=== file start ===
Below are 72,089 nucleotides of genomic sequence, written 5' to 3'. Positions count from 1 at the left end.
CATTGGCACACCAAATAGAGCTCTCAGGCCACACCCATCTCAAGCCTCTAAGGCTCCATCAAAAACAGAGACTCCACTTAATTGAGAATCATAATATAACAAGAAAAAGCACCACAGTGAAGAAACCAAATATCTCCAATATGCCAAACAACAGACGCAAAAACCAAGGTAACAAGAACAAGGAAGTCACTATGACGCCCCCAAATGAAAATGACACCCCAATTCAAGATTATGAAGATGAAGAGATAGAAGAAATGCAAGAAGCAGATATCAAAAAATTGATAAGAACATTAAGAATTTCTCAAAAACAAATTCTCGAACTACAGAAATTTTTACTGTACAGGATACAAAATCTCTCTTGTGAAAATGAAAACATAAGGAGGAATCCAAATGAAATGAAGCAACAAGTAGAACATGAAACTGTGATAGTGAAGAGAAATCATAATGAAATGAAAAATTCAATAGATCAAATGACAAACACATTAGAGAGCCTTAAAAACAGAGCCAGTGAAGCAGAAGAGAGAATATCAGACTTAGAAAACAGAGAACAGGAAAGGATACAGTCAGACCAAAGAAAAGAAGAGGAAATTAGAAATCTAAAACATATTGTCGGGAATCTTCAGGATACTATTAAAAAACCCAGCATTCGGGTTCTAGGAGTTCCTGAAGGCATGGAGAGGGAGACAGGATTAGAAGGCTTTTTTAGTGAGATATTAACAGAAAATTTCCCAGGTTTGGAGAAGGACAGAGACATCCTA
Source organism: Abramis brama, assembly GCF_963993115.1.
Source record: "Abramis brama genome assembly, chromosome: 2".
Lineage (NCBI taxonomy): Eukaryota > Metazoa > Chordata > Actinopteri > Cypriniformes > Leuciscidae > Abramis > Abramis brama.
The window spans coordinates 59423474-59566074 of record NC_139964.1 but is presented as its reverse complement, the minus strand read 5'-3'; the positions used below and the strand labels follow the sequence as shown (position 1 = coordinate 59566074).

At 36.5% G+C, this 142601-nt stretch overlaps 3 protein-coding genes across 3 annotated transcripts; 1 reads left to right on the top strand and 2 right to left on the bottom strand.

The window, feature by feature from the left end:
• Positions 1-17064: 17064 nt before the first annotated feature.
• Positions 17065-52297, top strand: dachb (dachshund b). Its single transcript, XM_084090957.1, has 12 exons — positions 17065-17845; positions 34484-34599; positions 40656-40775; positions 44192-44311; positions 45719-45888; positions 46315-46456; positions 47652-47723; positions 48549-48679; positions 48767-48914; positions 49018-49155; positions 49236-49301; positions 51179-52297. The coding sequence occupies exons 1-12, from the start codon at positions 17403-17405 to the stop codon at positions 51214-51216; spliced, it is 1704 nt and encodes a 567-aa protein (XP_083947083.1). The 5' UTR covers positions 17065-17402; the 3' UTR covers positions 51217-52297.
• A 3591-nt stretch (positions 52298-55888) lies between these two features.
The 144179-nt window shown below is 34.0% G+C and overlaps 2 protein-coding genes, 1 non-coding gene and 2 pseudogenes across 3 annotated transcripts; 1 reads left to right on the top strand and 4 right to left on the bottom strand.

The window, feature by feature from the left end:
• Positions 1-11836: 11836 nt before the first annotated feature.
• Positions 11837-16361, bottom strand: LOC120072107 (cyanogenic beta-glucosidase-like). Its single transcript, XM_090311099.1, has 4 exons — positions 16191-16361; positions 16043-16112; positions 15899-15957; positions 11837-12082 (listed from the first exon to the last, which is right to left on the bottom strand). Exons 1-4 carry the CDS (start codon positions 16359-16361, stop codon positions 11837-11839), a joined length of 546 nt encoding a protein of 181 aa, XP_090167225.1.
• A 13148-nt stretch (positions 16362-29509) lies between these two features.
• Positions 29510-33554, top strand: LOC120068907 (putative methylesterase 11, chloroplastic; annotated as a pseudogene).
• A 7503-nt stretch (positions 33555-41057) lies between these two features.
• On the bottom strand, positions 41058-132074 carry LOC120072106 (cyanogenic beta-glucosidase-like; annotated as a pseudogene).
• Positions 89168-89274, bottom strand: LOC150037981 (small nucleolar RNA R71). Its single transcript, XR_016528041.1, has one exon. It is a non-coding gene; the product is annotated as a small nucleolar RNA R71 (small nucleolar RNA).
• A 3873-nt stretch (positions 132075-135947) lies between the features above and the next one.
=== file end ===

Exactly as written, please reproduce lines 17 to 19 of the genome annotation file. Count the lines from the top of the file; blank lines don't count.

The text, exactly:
• Positions 29510-33554, top strand: LOC120068907 (putative methylesterase 11, chloroplastic; annotated as a pseudogene).
• A 7503-nt stretch (positions 33555-41057) lies between these two features.
• On the bottom strand, positions 41058-132074 carry LOC120072106 (cyanogenic beta-glucosidase-like; annotated as a pseudogene).